After plenty of drafts, committee meetings, press conferences, rallies, and a near-meltdown, California’s sweeping net neutrality bill is finally on Governor Jerry Brown’s desk. And no one knows if he’ll sign it. To keep the momentum going, top House of Representatives Democrat Nancy Pelosi, who represents San Francisco, joined with the city’s state senator, Scott Wiener–the main author of the California law–for a mini rally in their hometown on Tuesday. Also on hand were other state politicians, nonprofit leaders, and an audience of mostly journalists.
Though she works for the federal government, Pelosi has taken a keen interest in this state law–even helping facilitate a come-to-Jesus between warring state Democrats to keep the effort from collapsing.
“Once we have established California as a model of a state taking action, other states may follow,” she tells me. (A few states have preceded California, albeit with less-extensive laws.) “And then I think you will see some of corporate America say, okay, let’s have a federal law because we don’t . . . want to do different things in different states,” she says.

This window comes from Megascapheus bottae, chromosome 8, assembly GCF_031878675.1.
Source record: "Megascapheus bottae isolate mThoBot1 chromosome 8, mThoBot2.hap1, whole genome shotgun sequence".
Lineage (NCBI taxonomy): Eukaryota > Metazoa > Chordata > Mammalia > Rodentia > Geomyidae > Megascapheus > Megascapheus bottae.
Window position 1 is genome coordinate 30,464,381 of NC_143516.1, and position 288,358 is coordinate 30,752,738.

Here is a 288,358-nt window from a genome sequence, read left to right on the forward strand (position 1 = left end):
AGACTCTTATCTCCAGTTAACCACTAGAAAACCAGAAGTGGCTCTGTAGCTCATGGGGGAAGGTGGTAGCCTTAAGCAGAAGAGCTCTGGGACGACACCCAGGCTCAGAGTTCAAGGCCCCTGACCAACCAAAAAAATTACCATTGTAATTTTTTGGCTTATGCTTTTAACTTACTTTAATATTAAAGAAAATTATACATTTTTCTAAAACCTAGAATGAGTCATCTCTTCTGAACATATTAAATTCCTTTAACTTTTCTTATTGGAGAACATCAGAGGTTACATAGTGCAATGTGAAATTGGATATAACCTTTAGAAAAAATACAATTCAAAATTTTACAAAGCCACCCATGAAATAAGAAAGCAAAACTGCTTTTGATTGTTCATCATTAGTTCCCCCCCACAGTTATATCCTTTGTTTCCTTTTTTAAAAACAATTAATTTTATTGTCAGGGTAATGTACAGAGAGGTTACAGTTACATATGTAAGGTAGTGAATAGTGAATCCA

FCC Chairman Ajit Pai, who led the scrapping of federal net neutrality rules, agrees, if for different reasons. “California’s micromanagement poses a risk to the rest of the country,” he told a crowd in Maine last week. “For if individual states like California regulate the internet, this will directly impact citizens in other states.”
Pai, and sympathetic telecom companies, assert the right of the FCC to preempt state internet laws. States and national Democrats disagree and believe they have the public on their side (as many polls, like this one, indicate). “If they want to go to court, they’re going to have to go to the court of public opinion,” Pelosi told the crowd.
Pelosi might return to her old job as Speaker of the House if Democrats take back the chamber in November, and I asked her how net neutrality plays into the midterm campaigns. “Young voters are not particularly partisan, but they know what issues affect their lives,” she says. “And every place I go, [net neutrality] is one of the issues . . . the millennials bring up.”